Today, a classic application for lower test voltage power factor test instruments is in the drying-out process at manufacturing operations. The transformer is heated under partial vacuum conditions to vaporize and remove moisture from the insulating material (see figure 3). Outputting a test voltage of approximately 28 Volts the instrument is connected to the transformer during this process. The power factor of core and coil assembly drops as the paper dries out (typically from 30% to 0.5%). The power factor reading from the instrument is used to determine when to terminate the process. Proper insulation condition monitoring is accomplished without complicating the process to make provisions for high voltage testing.

the process to make provisions for high voltage testing. Figure 3. Core & Coil Assembly at

Figure 3. Core & Coil Assembly at Dry-Out Chamber


Since the driver for utilizing higher test voltages is to attenuate the effect of conducted and emitted noise; future work should focus on identifying contemporary noise canceling techniques. The industry would benefit from novel approaches to filter-out interference encountered in the field (i.e. high voltage substations, manufacturing sites, etc.).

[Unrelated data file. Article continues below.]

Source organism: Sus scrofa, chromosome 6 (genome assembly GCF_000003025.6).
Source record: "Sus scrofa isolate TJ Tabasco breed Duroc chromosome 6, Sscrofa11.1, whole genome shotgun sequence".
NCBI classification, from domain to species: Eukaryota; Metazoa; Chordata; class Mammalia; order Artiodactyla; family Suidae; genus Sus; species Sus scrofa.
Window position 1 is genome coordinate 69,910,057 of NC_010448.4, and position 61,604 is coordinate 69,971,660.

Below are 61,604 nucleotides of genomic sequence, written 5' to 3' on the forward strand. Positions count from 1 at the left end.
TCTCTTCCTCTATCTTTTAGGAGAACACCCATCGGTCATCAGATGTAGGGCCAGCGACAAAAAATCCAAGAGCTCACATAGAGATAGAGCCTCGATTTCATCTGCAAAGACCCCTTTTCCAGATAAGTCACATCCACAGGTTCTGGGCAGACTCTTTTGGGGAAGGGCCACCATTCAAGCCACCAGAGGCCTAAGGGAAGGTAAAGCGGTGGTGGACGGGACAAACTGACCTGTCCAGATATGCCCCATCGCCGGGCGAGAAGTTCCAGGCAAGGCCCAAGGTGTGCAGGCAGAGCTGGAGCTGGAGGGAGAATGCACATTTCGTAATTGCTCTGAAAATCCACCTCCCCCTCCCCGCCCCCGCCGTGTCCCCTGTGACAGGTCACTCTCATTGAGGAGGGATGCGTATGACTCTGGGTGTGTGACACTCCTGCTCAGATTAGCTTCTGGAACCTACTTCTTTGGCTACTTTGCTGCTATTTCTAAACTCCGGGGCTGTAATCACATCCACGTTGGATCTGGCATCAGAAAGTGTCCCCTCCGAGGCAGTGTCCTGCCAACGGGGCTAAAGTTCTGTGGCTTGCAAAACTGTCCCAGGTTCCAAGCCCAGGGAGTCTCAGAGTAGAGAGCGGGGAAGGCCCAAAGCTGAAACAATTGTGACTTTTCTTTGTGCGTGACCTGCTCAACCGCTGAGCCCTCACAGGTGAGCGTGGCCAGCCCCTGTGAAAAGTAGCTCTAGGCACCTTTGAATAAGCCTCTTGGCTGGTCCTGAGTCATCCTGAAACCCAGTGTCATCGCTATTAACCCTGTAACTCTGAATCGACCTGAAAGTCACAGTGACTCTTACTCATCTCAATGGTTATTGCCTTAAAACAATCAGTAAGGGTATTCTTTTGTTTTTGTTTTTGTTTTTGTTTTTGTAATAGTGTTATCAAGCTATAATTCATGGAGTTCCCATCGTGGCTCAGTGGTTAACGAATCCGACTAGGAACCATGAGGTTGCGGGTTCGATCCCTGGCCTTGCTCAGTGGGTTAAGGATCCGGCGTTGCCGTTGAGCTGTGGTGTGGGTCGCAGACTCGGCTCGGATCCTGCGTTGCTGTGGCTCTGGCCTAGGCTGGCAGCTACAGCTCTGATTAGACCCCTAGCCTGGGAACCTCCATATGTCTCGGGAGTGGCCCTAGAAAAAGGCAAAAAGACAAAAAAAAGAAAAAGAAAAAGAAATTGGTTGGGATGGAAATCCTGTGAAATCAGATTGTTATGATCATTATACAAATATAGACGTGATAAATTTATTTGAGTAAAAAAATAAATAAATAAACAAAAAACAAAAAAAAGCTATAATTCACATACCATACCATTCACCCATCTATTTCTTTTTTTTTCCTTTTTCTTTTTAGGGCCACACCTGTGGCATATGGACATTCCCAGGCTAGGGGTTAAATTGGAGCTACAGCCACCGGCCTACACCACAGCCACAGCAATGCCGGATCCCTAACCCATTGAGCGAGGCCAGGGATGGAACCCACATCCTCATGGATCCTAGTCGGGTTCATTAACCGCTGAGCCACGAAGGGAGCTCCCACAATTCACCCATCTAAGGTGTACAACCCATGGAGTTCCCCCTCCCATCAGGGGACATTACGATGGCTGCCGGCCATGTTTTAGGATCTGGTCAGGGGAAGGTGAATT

Traditional tools of harmonic analysis and cancellation techniques are generally based on Fast Fourier Transforms (FFT) which assume that only harmonics are present and the periodicity intervals are fixed. However, periodicity intervals in the presence of interharmonics are variable and very long [5]. New signal analysis methods are being proposed to take this characteristic into account.